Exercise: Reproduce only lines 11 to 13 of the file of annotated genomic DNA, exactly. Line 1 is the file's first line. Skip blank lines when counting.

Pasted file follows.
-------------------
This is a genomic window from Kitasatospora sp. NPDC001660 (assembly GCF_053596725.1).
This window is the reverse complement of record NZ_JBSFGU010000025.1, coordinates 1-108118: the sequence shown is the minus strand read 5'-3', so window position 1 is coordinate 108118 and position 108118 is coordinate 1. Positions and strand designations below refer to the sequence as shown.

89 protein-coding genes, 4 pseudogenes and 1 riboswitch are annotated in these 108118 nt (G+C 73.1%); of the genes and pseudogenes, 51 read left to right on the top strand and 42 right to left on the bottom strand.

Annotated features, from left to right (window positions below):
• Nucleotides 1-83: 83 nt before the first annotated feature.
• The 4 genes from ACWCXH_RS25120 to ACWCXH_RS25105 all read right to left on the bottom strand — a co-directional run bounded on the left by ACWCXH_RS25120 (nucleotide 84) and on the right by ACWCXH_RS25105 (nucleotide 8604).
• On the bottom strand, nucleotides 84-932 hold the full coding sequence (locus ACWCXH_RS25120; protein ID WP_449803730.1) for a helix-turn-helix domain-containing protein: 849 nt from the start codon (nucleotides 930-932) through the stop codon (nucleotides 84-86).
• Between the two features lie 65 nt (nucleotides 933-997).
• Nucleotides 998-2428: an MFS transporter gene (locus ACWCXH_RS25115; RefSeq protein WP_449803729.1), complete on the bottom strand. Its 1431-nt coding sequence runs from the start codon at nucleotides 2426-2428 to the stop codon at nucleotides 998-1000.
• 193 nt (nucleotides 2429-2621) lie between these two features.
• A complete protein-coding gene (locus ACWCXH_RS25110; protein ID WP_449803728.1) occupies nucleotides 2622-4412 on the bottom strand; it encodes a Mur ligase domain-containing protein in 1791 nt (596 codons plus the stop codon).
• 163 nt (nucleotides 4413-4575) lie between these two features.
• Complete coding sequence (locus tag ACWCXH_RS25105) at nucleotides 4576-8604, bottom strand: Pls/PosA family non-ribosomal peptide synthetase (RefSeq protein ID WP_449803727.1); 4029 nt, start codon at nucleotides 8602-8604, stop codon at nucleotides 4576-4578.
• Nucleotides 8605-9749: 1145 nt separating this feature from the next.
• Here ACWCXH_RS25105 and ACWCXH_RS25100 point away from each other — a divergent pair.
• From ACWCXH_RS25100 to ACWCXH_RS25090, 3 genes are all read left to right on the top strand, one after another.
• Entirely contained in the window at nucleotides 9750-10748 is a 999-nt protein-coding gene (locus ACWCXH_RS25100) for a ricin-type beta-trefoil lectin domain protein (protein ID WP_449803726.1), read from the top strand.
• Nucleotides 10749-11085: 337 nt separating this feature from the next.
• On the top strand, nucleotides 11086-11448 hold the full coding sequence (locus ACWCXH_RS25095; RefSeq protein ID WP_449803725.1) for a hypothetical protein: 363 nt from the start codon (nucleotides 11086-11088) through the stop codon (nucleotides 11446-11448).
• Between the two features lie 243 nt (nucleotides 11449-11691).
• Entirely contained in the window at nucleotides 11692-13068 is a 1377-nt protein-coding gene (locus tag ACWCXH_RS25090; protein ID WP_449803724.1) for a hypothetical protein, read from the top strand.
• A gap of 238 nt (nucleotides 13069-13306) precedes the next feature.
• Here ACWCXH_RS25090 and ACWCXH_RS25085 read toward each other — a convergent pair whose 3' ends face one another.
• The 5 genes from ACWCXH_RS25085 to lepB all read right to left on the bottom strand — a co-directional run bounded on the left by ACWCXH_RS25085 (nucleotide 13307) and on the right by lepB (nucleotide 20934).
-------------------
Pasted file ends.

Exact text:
• A complete protein-coding gene (locus ACWCXH_RS25110; protein ID WP_449803728.1) occupies nucleotides 2622-4412 on the bottom strand; it encodes a Mur ligase domain-containing protein in 1791 nt (596 codons plus the stop codon).
• 163 nt (nucleotides 4413-4575) lie between these two features.
• Complete coding sequence (locus tag ACWCXH_RS25105) at nucleotides 4576-8604, bottom strand: Pls/PosA family non-ribosomal peptide synthetase (RefSeq protein ID WP_449803727.1); 4029 nt, start codon at nucleotides 8602-8604, stop codon at nucleotides 4576-4578.